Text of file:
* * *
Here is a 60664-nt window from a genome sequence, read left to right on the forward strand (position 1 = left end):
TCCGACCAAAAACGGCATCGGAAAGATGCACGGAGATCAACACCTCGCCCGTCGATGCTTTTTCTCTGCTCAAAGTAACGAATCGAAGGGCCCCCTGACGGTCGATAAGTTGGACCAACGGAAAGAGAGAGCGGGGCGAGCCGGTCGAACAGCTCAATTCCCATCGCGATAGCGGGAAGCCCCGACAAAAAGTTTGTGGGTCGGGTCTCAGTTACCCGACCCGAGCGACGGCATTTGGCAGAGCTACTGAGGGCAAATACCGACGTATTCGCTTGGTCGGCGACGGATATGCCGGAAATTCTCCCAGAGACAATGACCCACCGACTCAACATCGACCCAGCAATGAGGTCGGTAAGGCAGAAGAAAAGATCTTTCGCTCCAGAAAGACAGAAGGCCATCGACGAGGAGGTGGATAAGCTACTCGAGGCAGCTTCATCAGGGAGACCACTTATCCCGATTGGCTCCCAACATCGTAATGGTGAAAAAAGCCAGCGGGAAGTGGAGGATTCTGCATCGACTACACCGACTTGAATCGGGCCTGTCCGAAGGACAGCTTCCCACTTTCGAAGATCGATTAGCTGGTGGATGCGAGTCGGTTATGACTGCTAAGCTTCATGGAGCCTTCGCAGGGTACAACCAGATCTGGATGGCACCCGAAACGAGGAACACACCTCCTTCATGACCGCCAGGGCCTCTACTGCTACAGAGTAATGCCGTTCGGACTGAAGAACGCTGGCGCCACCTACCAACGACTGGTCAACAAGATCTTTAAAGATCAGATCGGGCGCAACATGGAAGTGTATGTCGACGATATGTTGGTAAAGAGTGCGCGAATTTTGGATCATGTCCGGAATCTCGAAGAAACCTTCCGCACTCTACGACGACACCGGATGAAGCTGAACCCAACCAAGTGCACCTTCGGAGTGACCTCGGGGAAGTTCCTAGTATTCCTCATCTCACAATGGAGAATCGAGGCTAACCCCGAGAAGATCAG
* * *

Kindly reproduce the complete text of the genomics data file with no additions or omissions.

Here is a 60664-nt window from a genome sequence, read left to right on the forward strand (position 1 = left end):
TCCGACCAAAAACGGCATCGGAAAGATGCACGGAGATCAACACCTCGCCCGTCGATGCTTTTTCTCTGCTCAAAGTAACGAATCGAAGGGCCCCCTGACGGTCGATAAGTTGGACCAACGGAAAGAGAGAGCGGGGCGAGCCGGTCGAACAGCTCAATTCCCATCGCGATAGCGGGAAGCCCCGACAAAAAGTTTGTGGGTCGGGTCTCAGTTACCCGACCCGAGCGACGGCATTTGGCAGAGCTACTGAGGGCAAATACCGACGTATTCGCTTGGTCGGCGACGGATATGCCGGAAATTCTCCCAGAGACAATGACCCACCGACTCAACATCGACCCAGCAATGAGGTCGGTAAGGCAGAAGAAAAGATCTTTCGCTCCAGAAAGACAGAAGGCCATCGACGAGGAGGTGGATAAGCTACTCGAGGCAGCTTCATCAGGGAGACCACTTATCCCGATTGGCTCCCAACATCGTAATGGTGAAAAAAGCCAGCGGGAAGTGGAGGATTCTGCATCGACTACACCGACTTGAATCGGGCCTGTCCGAAGGACAGCTTCCCACTTTCGAAGATCGATTAGCTGGTGGATGCGAGTCGGTTATGACTGCTAAGCTTCATGGAGCCTTCGCAGGGTACAACCAGATCTGGATGGCACCCGAAACGAGGAACACACCTCCTTCATGACCGCCAGGGCCTCTACTGCTACAGAGTAATGCCGTTCGGACTGAAGAACGCTGGCGCCACCTACCAACGACTGGTCAACAAGATCTTTAAAGATCAGATCGGGCGCAACATGGAAGTGTATGTCGACGATATGTTGGTAAAGAGTGCGCGAATTTTGGATCATGTCCGGAATCTCGAAGAAACCTTCCGCACTCTACGACGACACCGGATGAAGCTGAACCCAACCAAGTGCACCTTCGGAGTGACCTCGGGGAAGTTCCTAGTATTCCTCATCTCACAATGGAGAATCGAGGCTAACCCCGAGAAGATCAG